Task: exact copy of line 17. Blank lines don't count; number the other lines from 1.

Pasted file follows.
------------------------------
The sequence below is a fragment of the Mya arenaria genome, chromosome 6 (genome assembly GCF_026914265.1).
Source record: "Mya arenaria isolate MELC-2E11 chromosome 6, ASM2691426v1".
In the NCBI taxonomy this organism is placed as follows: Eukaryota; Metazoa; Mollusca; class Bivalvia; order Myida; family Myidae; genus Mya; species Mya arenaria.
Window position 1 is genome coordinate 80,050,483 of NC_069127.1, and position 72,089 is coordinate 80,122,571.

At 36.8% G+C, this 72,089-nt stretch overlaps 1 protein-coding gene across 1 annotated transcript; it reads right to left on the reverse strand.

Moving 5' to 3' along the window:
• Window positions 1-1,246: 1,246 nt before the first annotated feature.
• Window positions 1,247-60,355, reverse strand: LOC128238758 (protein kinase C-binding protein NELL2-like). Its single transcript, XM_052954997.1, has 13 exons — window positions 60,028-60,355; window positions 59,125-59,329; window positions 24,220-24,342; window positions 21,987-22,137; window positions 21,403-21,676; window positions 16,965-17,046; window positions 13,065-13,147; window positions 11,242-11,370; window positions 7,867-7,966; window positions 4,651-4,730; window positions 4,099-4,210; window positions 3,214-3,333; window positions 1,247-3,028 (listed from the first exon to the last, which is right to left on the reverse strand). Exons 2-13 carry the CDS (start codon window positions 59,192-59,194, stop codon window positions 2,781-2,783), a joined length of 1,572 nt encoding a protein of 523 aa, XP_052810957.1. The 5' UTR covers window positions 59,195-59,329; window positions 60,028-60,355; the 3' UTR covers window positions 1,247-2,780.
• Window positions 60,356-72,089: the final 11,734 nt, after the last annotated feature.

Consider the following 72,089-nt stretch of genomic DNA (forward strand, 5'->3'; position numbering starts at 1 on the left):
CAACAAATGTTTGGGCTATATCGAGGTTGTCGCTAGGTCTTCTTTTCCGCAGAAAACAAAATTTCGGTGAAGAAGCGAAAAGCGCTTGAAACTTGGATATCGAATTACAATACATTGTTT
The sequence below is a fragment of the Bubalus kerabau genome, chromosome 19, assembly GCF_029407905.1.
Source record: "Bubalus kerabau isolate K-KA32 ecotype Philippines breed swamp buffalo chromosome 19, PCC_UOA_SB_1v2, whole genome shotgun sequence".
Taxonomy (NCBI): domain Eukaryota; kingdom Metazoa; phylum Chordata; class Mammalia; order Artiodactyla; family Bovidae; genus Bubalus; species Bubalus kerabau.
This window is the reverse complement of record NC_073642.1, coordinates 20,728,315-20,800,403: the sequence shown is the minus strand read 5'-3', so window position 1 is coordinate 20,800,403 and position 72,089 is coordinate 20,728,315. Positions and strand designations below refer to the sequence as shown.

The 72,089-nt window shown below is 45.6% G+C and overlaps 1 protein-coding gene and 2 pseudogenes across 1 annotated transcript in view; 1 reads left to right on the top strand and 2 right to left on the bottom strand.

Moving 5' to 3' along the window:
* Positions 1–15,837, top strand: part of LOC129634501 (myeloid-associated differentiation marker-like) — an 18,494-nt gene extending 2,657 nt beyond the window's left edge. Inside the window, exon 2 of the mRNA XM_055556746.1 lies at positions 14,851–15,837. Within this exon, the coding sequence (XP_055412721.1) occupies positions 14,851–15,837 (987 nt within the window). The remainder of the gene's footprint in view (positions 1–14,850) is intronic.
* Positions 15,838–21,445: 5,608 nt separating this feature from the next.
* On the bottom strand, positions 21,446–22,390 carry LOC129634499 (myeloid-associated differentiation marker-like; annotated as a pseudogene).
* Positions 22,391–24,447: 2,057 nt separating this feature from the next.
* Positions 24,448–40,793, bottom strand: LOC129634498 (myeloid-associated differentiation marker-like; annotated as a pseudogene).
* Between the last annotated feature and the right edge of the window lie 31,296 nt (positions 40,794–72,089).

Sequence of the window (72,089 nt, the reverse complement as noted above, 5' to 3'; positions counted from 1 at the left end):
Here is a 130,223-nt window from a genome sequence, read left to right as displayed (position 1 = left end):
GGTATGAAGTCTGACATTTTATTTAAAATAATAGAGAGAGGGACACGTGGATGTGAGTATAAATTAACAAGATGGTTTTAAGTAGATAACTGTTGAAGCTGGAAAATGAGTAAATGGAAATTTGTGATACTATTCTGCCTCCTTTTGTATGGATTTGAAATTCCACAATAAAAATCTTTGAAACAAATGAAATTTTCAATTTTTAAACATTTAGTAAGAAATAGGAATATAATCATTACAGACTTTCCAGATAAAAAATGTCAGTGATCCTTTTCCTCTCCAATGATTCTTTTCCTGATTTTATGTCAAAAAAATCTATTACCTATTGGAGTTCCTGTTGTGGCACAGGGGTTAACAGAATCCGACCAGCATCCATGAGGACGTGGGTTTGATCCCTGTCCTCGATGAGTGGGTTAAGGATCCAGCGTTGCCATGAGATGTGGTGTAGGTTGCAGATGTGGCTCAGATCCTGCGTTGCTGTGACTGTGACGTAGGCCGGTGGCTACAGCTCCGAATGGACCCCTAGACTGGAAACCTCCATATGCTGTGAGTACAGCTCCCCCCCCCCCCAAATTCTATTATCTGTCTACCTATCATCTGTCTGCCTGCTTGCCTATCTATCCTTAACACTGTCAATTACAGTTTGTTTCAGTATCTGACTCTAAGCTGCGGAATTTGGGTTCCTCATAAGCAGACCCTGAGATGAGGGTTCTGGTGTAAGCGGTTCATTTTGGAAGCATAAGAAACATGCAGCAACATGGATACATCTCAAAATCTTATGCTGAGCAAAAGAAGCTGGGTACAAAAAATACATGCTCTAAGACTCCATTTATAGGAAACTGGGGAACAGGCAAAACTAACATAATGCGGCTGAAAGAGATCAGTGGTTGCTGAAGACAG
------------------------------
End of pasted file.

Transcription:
Moving 5' to 3' along the window: